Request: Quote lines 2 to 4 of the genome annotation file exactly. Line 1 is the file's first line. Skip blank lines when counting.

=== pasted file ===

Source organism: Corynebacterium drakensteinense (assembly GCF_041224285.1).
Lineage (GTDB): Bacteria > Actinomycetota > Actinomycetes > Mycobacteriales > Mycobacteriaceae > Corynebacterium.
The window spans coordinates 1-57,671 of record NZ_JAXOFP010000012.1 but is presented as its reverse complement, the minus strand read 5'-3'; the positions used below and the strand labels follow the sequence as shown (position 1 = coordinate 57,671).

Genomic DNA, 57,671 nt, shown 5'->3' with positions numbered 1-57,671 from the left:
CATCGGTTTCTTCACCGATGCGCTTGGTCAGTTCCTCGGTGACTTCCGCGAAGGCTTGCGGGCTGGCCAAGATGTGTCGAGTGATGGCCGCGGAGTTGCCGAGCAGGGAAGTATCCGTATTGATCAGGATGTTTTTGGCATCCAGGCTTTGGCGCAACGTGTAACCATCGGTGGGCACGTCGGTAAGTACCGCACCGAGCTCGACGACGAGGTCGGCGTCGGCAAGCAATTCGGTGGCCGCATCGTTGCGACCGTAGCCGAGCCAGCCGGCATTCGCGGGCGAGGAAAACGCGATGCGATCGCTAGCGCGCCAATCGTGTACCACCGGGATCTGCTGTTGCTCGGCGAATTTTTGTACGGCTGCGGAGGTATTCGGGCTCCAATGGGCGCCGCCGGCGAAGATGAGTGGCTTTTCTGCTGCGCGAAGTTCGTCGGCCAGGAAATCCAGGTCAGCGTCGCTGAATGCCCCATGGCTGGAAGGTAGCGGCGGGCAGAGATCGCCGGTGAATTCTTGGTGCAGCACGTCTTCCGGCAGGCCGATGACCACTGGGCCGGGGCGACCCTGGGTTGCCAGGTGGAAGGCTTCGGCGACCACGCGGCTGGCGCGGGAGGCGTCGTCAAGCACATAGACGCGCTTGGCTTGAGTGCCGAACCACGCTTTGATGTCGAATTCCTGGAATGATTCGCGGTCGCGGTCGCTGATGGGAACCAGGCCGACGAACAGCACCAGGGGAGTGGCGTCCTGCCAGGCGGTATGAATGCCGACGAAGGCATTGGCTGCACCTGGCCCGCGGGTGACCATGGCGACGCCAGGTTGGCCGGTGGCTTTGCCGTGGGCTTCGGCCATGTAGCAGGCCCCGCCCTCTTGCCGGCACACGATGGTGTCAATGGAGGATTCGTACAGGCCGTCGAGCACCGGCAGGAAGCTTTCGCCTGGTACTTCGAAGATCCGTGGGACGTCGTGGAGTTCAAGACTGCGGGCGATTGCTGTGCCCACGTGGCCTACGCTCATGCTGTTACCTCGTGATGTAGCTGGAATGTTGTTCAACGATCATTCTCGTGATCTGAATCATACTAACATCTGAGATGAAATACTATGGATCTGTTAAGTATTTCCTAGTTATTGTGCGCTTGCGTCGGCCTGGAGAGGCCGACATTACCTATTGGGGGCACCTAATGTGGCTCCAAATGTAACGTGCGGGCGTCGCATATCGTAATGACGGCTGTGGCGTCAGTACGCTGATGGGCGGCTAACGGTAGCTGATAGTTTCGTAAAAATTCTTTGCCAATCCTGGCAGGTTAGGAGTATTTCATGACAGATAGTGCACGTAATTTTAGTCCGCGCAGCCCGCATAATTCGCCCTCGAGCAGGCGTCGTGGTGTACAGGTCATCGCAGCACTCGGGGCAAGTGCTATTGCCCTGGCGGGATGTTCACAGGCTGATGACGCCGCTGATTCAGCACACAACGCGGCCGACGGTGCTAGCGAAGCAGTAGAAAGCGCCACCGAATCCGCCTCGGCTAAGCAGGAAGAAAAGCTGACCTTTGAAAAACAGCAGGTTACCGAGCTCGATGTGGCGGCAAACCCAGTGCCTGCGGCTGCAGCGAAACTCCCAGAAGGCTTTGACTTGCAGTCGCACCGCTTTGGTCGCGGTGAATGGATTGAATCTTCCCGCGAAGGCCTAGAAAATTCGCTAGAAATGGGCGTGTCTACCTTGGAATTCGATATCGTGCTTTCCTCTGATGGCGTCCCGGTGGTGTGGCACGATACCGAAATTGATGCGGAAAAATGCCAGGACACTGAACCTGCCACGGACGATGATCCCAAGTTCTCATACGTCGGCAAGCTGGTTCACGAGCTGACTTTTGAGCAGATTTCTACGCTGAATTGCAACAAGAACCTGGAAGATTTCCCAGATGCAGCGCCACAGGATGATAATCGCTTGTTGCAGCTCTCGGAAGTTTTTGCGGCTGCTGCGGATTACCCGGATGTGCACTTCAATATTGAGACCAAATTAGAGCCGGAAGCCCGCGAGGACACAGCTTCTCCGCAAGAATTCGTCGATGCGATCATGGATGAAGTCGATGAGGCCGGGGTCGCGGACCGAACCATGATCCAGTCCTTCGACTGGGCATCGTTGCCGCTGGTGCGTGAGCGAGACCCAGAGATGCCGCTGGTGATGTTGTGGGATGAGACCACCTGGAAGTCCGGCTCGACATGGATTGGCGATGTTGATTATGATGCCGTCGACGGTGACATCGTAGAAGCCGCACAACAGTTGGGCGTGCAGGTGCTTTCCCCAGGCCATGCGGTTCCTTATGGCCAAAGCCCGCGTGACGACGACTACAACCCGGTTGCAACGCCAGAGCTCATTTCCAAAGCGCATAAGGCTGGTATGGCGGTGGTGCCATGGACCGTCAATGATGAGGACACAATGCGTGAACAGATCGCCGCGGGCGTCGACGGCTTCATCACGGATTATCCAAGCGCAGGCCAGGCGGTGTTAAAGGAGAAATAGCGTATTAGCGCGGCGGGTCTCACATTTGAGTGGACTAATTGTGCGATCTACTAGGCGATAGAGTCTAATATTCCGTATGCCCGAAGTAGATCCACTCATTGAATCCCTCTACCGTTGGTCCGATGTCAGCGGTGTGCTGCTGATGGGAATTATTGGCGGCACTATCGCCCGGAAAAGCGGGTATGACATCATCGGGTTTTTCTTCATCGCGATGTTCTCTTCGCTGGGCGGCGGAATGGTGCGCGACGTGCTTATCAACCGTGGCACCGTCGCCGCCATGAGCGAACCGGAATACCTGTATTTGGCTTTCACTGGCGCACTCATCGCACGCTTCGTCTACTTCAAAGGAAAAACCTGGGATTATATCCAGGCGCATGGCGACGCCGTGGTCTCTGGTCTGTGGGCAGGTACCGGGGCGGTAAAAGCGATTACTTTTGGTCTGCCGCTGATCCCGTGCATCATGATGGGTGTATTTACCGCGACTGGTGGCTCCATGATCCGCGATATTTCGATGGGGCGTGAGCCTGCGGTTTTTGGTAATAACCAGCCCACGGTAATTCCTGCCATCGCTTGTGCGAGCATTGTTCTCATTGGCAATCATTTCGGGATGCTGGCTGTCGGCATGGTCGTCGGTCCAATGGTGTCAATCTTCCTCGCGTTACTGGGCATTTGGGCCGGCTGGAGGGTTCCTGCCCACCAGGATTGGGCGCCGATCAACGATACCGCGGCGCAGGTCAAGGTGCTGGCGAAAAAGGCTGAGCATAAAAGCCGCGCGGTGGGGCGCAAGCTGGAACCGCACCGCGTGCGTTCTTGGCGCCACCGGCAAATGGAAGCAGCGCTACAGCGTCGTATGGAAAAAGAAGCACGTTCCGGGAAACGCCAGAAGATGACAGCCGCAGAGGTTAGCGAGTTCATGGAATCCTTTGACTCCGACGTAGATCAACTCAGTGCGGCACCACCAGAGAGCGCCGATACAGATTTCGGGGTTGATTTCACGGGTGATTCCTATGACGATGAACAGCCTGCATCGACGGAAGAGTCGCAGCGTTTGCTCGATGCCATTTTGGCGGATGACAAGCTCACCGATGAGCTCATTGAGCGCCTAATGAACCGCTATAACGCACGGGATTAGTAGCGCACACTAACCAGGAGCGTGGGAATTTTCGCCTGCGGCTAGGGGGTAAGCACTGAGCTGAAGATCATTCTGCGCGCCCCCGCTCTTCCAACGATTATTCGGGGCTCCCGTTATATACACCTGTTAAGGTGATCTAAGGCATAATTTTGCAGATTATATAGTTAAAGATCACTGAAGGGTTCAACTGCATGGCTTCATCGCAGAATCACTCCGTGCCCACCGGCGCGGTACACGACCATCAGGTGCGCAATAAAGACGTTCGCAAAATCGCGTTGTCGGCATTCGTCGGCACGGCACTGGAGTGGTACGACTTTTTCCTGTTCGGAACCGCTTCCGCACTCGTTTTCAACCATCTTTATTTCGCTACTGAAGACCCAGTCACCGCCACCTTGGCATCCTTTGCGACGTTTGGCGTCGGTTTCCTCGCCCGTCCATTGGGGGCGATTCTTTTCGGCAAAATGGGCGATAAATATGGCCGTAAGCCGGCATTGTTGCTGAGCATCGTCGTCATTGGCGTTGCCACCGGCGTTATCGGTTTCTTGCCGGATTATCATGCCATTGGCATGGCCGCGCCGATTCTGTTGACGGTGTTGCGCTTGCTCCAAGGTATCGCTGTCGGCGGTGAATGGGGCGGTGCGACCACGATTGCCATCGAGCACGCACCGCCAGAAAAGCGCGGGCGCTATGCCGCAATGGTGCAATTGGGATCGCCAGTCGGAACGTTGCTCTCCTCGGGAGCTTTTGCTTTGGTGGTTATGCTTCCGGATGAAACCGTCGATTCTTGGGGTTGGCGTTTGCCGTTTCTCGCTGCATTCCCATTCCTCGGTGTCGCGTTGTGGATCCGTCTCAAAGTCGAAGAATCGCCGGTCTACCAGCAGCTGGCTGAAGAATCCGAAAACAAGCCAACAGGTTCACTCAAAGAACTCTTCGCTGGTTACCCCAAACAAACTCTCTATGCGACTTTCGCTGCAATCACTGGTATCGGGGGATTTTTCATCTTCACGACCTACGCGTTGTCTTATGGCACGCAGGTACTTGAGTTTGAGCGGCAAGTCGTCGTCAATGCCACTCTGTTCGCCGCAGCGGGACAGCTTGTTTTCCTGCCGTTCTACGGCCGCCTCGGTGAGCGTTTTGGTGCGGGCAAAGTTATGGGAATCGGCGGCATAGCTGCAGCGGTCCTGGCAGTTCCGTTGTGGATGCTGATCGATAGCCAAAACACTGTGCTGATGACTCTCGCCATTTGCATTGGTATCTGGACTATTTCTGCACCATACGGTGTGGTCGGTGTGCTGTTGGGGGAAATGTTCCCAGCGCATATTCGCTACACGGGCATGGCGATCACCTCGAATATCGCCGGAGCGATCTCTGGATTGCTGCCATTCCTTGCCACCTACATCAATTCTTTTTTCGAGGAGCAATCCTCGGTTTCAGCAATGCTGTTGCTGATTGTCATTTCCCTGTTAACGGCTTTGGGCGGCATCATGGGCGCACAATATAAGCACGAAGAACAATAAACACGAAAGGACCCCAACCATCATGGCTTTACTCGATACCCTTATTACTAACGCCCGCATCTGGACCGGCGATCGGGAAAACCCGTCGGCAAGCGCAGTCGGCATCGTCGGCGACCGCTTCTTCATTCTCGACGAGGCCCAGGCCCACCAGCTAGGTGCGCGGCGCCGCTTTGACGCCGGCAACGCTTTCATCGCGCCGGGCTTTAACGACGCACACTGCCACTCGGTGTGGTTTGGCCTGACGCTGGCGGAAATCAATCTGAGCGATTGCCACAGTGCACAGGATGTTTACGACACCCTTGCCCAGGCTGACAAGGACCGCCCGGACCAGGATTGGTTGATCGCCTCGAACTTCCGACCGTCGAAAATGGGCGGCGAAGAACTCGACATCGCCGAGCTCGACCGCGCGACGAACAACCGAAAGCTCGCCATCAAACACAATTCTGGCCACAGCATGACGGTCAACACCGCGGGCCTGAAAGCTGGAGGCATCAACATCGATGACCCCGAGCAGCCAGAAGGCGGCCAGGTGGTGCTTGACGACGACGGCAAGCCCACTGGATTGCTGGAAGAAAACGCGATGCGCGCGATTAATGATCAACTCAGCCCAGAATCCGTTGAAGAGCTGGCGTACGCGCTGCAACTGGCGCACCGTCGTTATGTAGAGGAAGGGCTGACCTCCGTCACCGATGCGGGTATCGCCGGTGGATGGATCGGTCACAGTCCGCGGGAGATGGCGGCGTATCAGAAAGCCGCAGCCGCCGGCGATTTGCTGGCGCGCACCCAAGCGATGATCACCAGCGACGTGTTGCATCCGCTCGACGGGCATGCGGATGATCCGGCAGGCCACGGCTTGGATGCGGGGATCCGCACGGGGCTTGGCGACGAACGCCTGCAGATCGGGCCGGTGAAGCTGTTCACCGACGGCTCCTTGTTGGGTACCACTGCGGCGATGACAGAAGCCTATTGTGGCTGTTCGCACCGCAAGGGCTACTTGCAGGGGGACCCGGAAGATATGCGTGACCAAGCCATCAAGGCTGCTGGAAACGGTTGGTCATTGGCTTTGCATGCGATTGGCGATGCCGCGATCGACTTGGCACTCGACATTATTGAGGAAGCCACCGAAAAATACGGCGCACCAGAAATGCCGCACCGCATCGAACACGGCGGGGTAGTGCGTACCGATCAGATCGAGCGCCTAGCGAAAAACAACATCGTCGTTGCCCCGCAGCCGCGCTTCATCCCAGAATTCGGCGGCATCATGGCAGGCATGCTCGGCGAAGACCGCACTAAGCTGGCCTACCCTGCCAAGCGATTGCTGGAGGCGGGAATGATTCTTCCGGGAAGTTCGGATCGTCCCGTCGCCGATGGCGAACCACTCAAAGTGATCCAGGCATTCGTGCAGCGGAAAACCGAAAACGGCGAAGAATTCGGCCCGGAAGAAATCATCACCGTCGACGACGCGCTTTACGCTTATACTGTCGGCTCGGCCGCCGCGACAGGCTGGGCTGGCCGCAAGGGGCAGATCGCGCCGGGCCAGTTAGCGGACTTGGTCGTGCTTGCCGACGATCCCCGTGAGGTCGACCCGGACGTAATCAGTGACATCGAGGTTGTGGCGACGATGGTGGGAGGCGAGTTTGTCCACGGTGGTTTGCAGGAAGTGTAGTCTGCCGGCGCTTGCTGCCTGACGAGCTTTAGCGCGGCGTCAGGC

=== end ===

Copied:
Lineage (GTDB): Bacteria > Actinomycetota > Actinomycetes > Mycobacteriales > Mycobacteriaceae > Corynebacterium.
The window spans coordinates 1-57,671 of record NZ_JAXOFP010000012.1 but is presented as its reverse complement, the minus strand read 5'-3'; the positions used below and the strand labels follow the sequence as shown (position 1 = coordinate 57,671).

Genomic DNA, 57,671 nt, shown 5'->3' with positions numbered 1-57,671 from the left: